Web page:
Allioli: the archetypal sauce of Catalonia, served with rice dishes, with fish, sometimes with steamed or roasted vegetables, made in a mortar with fresh garlic, oil and salt; less than confident cooks add an egg to bind it.
Escalivada: a signature dish made, like ratatouille in Provence and caponata in Sicily, with eggplant, peppers, tomatoes, grilled over hot coals, then peeled and stripped or slivered and served as a salad.
Samfaina: Another dish that recalls ratatouille, made with eggplant, peppers, and tomatoes, this time sautéed in extra-virgin olive oil.
Esquiexada: Salt cod, prepared by soaking the cod then shredding it, and mixing with tomatoes and onions in a salad.
Picada: Often called a sauce, which it really isn’t, picada is added to dishes as a thickener and to boost flavor. It is composed of fried garlic, fried bread, olive oil, and nuts, pounded together in a mortar.
Cocas (coques): Catalan pizzas, these come in both savory and sweet versions.
Suquet de peix (Catalan fish stew): Mediterranean-style fish stew with potatoes, garlic, and a little tomato, thickened and finished with a picada.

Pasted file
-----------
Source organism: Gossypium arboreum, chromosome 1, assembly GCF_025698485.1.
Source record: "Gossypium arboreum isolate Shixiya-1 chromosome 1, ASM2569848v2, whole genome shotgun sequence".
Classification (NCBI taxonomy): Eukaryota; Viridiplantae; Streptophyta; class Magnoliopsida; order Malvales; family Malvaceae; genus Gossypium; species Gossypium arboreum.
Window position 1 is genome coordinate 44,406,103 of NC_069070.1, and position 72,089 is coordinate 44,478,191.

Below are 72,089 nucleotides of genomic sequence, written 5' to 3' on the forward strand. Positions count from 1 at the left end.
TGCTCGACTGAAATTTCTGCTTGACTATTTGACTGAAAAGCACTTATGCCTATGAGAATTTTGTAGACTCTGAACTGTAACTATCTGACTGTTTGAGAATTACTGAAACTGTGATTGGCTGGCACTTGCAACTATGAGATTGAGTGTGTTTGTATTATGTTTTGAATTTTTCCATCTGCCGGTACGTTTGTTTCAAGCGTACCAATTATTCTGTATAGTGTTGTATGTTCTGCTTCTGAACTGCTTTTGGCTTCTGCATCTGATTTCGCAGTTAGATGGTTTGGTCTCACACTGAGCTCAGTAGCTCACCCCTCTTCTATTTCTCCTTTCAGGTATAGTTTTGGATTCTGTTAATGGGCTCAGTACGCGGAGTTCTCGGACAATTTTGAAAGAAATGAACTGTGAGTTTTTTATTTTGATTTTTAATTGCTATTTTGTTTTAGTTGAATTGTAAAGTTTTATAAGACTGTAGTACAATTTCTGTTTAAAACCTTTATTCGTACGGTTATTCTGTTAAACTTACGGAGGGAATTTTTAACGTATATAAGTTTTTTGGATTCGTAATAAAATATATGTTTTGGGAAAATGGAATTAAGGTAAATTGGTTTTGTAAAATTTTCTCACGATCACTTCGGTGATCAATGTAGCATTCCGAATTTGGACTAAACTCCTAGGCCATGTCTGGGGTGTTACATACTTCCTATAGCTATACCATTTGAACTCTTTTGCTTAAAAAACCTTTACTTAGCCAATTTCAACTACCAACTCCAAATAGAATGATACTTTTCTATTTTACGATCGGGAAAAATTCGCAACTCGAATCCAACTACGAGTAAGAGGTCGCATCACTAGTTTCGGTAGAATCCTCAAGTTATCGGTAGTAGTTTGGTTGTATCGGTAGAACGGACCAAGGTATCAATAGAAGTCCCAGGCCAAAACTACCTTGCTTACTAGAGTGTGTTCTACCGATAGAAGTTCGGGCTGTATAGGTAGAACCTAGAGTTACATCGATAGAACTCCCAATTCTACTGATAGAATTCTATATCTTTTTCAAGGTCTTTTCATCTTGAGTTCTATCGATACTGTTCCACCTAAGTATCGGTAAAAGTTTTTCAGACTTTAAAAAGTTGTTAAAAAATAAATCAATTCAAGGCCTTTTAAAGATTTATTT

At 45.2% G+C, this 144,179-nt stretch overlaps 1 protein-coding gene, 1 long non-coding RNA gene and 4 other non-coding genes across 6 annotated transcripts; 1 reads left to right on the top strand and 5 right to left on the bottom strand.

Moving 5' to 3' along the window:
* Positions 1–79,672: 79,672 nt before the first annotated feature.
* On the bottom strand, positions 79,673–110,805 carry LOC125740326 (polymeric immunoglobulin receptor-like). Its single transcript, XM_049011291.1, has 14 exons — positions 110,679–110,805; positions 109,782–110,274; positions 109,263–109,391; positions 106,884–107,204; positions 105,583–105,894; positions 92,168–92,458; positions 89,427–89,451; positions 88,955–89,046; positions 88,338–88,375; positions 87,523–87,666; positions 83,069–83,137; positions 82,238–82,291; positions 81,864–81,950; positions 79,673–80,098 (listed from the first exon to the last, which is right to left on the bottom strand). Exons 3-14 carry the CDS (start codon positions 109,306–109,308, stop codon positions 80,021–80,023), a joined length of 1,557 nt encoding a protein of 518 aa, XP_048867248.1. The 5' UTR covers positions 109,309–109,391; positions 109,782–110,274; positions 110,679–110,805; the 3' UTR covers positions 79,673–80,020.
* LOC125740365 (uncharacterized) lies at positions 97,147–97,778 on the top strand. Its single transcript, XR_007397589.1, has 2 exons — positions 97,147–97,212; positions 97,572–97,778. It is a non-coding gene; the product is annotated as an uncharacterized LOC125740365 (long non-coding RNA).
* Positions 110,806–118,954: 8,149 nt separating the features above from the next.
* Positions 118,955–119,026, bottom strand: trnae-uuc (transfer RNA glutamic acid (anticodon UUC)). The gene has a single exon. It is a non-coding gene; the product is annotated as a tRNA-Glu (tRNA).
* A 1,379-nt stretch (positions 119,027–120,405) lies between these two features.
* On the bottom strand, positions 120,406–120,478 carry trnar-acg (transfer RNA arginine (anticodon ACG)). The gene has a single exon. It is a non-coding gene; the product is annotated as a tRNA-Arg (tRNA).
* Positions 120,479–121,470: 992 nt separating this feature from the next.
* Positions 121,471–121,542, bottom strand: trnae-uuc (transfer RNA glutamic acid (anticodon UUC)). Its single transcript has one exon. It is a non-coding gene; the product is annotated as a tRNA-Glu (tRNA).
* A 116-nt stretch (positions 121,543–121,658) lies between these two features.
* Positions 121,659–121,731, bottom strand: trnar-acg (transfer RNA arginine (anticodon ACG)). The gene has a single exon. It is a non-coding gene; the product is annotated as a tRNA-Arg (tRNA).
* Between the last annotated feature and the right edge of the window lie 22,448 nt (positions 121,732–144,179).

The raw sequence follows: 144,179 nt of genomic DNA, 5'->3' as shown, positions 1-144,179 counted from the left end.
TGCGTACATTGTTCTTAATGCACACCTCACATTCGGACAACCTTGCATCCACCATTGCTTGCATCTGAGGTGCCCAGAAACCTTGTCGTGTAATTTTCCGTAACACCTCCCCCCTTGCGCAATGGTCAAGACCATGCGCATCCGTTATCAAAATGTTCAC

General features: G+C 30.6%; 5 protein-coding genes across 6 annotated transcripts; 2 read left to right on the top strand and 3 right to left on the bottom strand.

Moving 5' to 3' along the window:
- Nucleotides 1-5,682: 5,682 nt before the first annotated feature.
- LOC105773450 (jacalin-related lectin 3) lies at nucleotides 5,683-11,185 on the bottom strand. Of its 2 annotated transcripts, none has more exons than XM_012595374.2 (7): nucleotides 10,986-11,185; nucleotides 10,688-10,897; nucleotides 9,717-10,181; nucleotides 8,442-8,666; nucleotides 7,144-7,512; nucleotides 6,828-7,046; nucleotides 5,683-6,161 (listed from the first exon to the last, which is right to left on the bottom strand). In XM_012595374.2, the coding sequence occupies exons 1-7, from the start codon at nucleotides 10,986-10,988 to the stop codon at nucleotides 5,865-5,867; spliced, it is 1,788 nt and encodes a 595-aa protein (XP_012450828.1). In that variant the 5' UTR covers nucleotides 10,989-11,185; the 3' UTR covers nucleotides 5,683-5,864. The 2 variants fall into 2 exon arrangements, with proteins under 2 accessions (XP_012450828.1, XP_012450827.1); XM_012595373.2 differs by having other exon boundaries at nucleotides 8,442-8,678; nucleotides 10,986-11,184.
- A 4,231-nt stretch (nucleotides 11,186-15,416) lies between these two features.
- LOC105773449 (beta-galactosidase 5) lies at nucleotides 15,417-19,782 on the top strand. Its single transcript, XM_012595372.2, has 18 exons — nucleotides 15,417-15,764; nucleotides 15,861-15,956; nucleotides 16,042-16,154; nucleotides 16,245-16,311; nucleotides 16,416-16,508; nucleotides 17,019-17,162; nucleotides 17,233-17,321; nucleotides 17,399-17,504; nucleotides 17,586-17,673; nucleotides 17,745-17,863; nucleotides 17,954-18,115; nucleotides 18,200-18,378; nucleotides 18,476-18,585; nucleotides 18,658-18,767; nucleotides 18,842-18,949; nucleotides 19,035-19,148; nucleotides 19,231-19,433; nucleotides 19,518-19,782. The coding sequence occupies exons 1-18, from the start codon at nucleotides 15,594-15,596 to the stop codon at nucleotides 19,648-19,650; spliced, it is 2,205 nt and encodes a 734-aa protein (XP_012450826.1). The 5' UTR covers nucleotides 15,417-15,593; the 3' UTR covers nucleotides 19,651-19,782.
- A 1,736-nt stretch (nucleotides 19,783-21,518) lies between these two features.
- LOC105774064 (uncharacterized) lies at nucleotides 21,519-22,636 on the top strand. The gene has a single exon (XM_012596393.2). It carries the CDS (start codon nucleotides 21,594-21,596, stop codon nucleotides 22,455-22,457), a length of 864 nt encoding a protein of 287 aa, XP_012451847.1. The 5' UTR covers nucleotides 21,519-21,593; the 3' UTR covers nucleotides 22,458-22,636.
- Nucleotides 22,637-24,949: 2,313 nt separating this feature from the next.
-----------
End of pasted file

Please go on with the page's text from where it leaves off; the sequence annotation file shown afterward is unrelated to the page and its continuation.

Romesco: In Tarragona, seafood of any nature is almost always served with romesco, a delicious sauce made from pounded mild red chilies, tomatoes, garlic, fried bread, and either almonds or hazelnuts (or both).
Mar i muntanya (sea and mountain): A favorite combination in the Ampurdan, an area of northeastern Catalonia, fish and flesh are cooked together in a sort of picada-thickened ragoût—combinations include rabbit with lobster, chicken with shrimps, rabbit with monkfish, shrimp, and snails, et cetera. In at least one version, grated chocolate is added to the sauce.
Xocolata (chocolate): Barcelona is known for the production of fine chocolates with several world-renowned chocolatiers, but it is also one of the few places in the world where it is possible to find very old-fashioned stone-ground chocolate sweetened with cane sugar, the sort of grainy chocolate Spanish explorers may have brought back from the New World.